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East Asian berry aphidsOn this page: Genus Matsumuraja rubifoliae
Matsumuraja aphids are distinguished by having long capitate hairs arising from tubercles, which are often extended into fingerlike processes.
There are about 14 east Asian species, with one so-far undescribed species from Australia. All but one feed on Rubus - one species is reported from Ficus rubis which Blackman suggested was probably not the true host. The only species in which the life cycle has been clarified has a sexual phase on Clethra, which indicates that Rubus may be the ancestral secondary host.
Matsumuraja rubifoliae (Asian raspberry aphid) East & South-east Asia
In Japan part of the Matsumuraja rubifoliae population passes winter in the egg stage on the primary host, Japanese clethra (Clethra barbinervis) (but see below for anholocyclic populations on Rubus). The adult fundatrices (see first picture below) can be found on the lower foliage surface from late April to early June. The fundatrix is unusually large (3-4 mm long), pale yellow, and flattened dorso-ventrally. The head bears 4 pairs of tubercles of variable length. The antennae are short but 6-segmented, with the segmental apices often blackish. The few hairs on antennal segment III are distinctly shorter than half of the basal diameter of that segment. The rostrum reaches the middle coxae, with the apical rostral segment about 1.3 times as long as the second segment of the hind tarsus. The dorsum is not sclerotic, but the pronotum is distinctly corrugated. There are long spinal and marginal projections on the mesothoracic, metathoracic and abdominal tergites and short marginal projections on each thoracic segment (the spinal projections are difficult to make out on the picture below). The siphunculi of the fundatrix are slender, never swollen. The cauda is stout, slightly constricted at base, with 8-10 hairs on each side.
The immature fundatrigeniae (see second picture below) produced by the Matsumuraja rubifoliae fundatrix are pale green and all develop to emigrant alatae. Emigrant Matsumuraja rubifoliae alatae (see third picture below) are yellow with dark head and thorax, and black dorsal and marginal patches from segments III or IV to VI. The antennae have many rhinaria on segments III-V, and a few blunt hairs on segment III which are slightly longer than half diameter of base of the segment. The apical rostral segment is about 1.4 times as long as the second segment of hind tarsus. The abdomen is without dorsal tubercles, but there are 4 short dorsal setae on each tergite. The siphunculi are black on the swollen distal part, and almost smooth. The cauda is triangular, as long as wide, bluntly pointed, and usually has 2 hairs on each side. The body length of alates from the primary host is about 2-2.2 mm.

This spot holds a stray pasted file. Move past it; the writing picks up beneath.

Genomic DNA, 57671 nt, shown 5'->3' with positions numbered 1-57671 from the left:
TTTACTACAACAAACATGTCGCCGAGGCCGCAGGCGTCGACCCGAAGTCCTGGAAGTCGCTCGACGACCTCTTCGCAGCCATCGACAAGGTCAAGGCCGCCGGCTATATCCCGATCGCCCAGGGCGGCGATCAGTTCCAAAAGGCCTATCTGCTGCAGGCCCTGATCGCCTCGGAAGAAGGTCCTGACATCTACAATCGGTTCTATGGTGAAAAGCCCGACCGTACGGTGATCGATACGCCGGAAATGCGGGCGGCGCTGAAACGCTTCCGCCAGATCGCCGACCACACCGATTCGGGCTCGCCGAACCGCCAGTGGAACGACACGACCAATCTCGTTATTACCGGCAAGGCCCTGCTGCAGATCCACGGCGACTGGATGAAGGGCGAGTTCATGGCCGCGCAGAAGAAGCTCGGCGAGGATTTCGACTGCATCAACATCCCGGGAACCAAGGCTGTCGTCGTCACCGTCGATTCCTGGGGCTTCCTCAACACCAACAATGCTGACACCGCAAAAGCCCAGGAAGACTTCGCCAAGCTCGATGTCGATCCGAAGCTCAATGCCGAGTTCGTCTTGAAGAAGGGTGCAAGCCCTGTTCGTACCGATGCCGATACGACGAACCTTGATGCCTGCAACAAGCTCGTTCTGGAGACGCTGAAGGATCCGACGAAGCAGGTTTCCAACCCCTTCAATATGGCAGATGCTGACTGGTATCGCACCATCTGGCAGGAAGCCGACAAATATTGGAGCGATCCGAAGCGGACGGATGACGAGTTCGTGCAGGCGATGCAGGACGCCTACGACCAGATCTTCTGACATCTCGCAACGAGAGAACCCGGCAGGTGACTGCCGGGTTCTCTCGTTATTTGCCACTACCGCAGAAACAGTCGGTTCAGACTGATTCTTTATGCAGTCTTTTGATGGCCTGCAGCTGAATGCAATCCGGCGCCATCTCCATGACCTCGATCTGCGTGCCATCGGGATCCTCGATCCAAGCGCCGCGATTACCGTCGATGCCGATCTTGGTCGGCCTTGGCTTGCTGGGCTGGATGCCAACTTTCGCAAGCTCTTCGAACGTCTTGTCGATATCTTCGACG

Images above by permission, copyright Akihide Koguchi, all rights reserved.
These alatae migrate to the secondary host (Rubus spp.) where, through summer until autumn, many successive apterous generations occur on the foliage and young shoots. The apterae on Rubus (not pictured) are yellow or white. Their antennae are variable in length, sometimes much longer than half the body length, and are blackish on the distal parts of segments III-V and the base of segment VI. There is a tubercle on antennal segment I which is about 0.6 times as long as that segment. The apical rostral segment is about l.4 times as long as the second segment of the hind tarsus. The siphunculi are deep brown, sclerotized, imbricated and sometimes slightly swollen on distal part. The cauda is distinctly longer than wide, robust, with 2 pairs of setae. There is also a dwarf form of Matsumuraja rubifoliae, with small dorsal hairs and distinctly swollen siphunculi on the distal part.
In some parts of Japan Matsumuraja rubifoliae is heteroecious holocyclic with a sexual phase on Japanese clethra (Clethra barbinervis). Anholocyclic populations are also common on evergreen Rubus in Japan, and probably elsewhere. In the mountainous regions along the southern coast of the mainland of Japan, a dwarf form is very common on Rubus microphyllus in summer (see Takahashi & Sorin, 1965). Matsumuraja rubifoliae is common on shoot tips and undersides of young leaves of Rubus spp. in the southern half of Japan. This species is found in east Siberia, China, Thailand, Taiwan, Korea, and Japan.